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South Sudan's Kiir, Machar commit to forming unity govt

South Sudan

As pressure intensifies on South Sudan’s leaders to implement a peace deal, president Salva Kiir and former rebel leader Riek Machar on Tuesday agreed to form a transitional unity government even if they fail to resolve all their differences before a new deadline.

Kiir and Machar signed a peace deal last year under pressure from the United Nations, United States and countries in the region to end a five-year civil war and agreed to form a unity government by Nov. 12.

But the two leaders pushed the deadline back by 100 days, raising fears the civil war that created the worst refugee crisis in Africa since the Rwandan genocide might resume.

The ceasefire will continue to hold and no one from us is willing to go back to war.

“We said that after 100 days we must form the government of national unity. If the arrangements are not complete, we shall form a transitional government of national unity to implement the outstanding issues,” Kiir told reporters after three days of talks with Machar in the capital Juba.

“The ceasefire will continue to hold and no one from us is willing to go back to war,” Kiir said at a joint news conference with the former rebel leader.

Both sides blame each other for not meeting milestones stipulated by the peace deal, especially the integration of different fighting forces. They also disagree on the number of states the country created in 2011 should have.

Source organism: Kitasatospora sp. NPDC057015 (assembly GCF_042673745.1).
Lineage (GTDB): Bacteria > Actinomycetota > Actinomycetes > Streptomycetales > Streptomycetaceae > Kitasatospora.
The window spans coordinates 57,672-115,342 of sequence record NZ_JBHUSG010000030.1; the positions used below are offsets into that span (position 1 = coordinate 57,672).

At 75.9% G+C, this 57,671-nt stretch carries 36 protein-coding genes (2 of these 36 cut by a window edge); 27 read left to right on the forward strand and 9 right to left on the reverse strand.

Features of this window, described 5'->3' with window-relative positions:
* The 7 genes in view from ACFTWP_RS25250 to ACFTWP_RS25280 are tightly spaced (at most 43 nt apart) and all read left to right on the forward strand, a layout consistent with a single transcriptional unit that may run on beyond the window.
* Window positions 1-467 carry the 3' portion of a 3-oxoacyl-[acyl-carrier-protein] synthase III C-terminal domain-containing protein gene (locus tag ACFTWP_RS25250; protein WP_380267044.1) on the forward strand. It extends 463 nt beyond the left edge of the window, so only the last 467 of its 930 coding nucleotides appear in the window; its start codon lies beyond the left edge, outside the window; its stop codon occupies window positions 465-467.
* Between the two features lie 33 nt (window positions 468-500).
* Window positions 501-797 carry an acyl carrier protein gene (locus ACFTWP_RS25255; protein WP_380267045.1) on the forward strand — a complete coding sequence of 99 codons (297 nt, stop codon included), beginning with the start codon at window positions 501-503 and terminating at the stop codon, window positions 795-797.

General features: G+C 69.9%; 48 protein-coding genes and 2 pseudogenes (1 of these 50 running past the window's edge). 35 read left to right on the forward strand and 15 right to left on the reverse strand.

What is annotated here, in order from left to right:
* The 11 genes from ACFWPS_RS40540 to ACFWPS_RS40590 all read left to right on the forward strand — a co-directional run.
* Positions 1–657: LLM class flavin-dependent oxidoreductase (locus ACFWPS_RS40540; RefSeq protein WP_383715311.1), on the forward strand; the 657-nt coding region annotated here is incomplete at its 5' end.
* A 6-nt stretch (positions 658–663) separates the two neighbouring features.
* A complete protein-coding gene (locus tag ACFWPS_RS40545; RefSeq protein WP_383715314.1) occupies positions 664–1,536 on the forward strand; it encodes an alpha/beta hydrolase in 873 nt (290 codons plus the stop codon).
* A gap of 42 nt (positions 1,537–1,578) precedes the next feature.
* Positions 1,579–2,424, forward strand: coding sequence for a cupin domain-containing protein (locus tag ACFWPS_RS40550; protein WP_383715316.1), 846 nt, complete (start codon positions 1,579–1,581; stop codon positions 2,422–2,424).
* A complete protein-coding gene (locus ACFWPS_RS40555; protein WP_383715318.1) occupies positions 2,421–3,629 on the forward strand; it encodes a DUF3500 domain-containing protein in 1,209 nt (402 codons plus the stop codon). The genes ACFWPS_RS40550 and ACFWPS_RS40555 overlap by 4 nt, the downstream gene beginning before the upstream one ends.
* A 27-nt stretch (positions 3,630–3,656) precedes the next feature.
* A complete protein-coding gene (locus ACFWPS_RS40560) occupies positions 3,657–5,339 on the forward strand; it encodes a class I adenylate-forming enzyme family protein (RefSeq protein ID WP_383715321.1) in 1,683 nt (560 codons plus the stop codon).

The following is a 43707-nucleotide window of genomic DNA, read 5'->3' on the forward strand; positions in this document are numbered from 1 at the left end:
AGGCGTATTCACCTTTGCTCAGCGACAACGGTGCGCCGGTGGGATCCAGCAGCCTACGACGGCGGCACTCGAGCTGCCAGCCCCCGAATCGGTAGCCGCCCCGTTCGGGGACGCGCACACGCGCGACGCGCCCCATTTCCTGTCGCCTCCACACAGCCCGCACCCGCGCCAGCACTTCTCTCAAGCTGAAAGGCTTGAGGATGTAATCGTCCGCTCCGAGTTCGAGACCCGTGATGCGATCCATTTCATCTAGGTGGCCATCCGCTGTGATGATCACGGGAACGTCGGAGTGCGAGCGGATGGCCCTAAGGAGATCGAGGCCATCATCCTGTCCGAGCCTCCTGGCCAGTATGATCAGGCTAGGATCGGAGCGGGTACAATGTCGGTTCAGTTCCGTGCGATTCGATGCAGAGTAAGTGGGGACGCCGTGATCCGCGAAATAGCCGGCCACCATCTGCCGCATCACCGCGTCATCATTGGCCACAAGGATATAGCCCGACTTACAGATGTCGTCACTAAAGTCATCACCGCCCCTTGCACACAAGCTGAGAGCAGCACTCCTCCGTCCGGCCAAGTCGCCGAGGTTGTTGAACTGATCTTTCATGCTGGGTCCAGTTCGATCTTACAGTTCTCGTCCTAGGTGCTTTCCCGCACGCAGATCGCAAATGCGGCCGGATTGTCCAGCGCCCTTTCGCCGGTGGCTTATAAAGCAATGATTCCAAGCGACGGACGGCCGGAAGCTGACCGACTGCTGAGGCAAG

“We have talked about the number of states and boundaries but we didn’t reach a deal on the states,” Machar said.

Pressure from global allies

The 100 days extension to a deadline for forming a unity government had prompted Washington to recall its ambassador last month.

The United States on Monday imposed sanctions on two senior South Sudanese officials; Cabinet Affairs minister Martin Elia Lomuro and Defense minister Kuol Manyang Juuk, for their role in perpetuating the conflict by obstructing the peace process.

The sanctions freeze any U.S. assets held by the officials and prohibit Americans from doing business with them.

Treasury accused Lomuro of recruiting and organizing local militias to attack the opposition forces in South Sudan, and Juuk of failing to remove forces from the battlefield as agreed, stirring up violence with rival tribes and preparing militias for the possibility of renewed violence.

“Everyone knows what needs to be done. A comprehensive package includes arrangements for a solution of the states issue. No loose ends for people to hide behind. And we will measure our reactions accordingly,” the EU’s special representative for the Horn of Africa Alexander Rondos said.


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